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DC Transit Authority Refuses to Pull 'Go to Hell Barack' Metro Ad, Says it's 'Protected by the First Amendment of the Constitution'


"Designed to express the magnitude of anger" over socialized medicine.

In a move its creator says was "designed to express the magnitude of anger over our move toward socialized medicine," Independent filmmaker Logan Darrow Clements is standing by his decision to use the phrase, "Go to hell Barack" in a DC Metro advertisement for his movie Sick & Sicker. Not only that, but the DC-area transit agency is standing by the ad as well.

"I'm extremely upset the government is going to take over health care. I'm not mildly upset. I'm extremely upset," Clements said.

An advertisement for Clements' movie in the Clarendon Metro station states: "Barack Obama wants politicians and bureaucrats to control America's entire medical system."

It adds: "Go to hell Barack."

Despite calls by Virginia Democrat Rep. Jim Moran on the Metro board to remove the ad, a Metro spokesman, citing case law, said the transit authority could not pull an ad based on its political content.

"WMATA advertising has been ruled by the courts as a public forum protected by the First Amendment of the Constitution, and we may not decline ads based on their political content," the agency said in a written statement that was provided to The Hill.

"WMATA does not endorse the advertising on our system, and ads do not reflect the position of the authority," the Metro statement added.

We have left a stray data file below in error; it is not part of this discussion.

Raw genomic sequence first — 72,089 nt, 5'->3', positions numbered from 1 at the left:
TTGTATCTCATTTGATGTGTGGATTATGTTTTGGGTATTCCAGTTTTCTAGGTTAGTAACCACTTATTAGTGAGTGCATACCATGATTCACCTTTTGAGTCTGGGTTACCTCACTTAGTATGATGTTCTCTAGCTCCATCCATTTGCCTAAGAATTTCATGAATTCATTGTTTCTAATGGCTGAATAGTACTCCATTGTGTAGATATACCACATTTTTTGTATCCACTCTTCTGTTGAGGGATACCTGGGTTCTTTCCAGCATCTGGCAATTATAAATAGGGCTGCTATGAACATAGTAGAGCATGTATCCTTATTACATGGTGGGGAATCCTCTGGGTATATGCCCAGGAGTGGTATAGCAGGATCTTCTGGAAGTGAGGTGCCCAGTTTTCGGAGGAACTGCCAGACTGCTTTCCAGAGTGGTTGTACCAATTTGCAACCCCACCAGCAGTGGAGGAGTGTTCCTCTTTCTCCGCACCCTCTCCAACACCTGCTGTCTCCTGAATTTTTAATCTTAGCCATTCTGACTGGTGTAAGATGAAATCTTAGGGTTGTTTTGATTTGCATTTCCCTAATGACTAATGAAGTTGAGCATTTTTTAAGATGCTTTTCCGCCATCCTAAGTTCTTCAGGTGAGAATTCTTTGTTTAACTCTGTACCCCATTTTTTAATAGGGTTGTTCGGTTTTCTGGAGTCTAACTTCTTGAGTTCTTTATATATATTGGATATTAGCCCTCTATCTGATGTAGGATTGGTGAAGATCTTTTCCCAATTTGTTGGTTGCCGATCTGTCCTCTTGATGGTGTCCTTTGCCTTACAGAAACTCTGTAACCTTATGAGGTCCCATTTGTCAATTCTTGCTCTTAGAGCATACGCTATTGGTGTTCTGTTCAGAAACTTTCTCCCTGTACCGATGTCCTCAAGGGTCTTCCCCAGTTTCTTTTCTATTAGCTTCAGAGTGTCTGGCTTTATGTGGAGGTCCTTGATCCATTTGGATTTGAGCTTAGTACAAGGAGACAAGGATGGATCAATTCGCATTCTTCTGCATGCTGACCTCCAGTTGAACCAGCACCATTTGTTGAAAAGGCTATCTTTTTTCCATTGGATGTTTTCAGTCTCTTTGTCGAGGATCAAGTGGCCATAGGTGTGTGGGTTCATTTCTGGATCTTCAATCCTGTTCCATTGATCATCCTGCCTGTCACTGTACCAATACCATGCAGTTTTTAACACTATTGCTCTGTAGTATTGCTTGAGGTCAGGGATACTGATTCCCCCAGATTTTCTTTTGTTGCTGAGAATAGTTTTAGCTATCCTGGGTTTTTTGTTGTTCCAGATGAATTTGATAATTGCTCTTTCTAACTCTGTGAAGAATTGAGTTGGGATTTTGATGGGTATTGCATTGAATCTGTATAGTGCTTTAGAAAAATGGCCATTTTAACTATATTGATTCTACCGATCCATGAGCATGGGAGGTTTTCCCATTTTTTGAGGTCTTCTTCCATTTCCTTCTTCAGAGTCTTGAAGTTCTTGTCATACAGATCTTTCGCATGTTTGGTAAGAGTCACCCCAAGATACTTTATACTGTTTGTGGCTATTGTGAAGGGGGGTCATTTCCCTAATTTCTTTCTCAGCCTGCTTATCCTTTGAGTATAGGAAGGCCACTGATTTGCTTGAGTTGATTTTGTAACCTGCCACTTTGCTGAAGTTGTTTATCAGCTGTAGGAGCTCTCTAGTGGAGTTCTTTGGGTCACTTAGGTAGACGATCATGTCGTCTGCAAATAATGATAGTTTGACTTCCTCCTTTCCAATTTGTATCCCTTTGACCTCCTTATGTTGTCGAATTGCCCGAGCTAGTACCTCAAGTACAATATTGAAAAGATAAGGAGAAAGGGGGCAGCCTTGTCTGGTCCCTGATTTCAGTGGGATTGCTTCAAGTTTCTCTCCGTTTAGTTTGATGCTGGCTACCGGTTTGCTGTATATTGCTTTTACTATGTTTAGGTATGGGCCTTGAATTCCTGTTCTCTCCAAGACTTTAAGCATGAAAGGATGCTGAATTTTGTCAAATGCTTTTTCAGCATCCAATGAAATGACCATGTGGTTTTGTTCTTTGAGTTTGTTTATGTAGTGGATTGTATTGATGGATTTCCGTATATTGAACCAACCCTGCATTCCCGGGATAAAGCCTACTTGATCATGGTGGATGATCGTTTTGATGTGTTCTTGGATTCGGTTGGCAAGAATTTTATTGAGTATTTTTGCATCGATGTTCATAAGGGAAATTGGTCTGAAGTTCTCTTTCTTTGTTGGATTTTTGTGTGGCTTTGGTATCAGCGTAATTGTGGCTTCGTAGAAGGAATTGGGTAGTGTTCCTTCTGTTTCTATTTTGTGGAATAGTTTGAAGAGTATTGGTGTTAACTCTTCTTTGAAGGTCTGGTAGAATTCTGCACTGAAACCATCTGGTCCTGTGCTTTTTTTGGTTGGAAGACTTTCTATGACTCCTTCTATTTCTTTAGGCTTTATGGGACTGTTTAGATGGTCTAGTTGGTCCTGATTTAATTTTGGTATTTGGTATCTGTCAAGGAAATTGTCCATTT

Clarendon Patch adds:

So far, the advertisement is only running in the Washington metro area -- and just in the Clarendon Metro station. The ad went up Feb. 13 and will run through March 11.

Clements said he picked the Clarendon station to display his ad because it was "affordable." The advertisement cost about $800, according to the Washington Post.

"I'm an independent, struggling filmmaker. I can't afford to spend a ton of money like Michael Moore," Clements said. "In fact, I basically positioned my movie as the antidote to Michael Moore's movie 'Sicko.' "

Clements supports Texas Congressman Ron Paul's presidential bid, and considers himself an objectivist -- a follower of Ayn Rand's philosophy -- rather than a conservative or libertarian.

"My position is that I'm pretty outraged that the government wants to get between me and my doctor -- to basically hold my life in their hands," Clements said.

"When it's all said and done… we'll be in a system likes Canada's. Some bureaucrat is going to have my life in his hands. That's outrageous. That's where we're headed. Medical decisions in America are going to be made by politicians and bureaucrats, not doctors and patients."


Below is a trailer for the movie:

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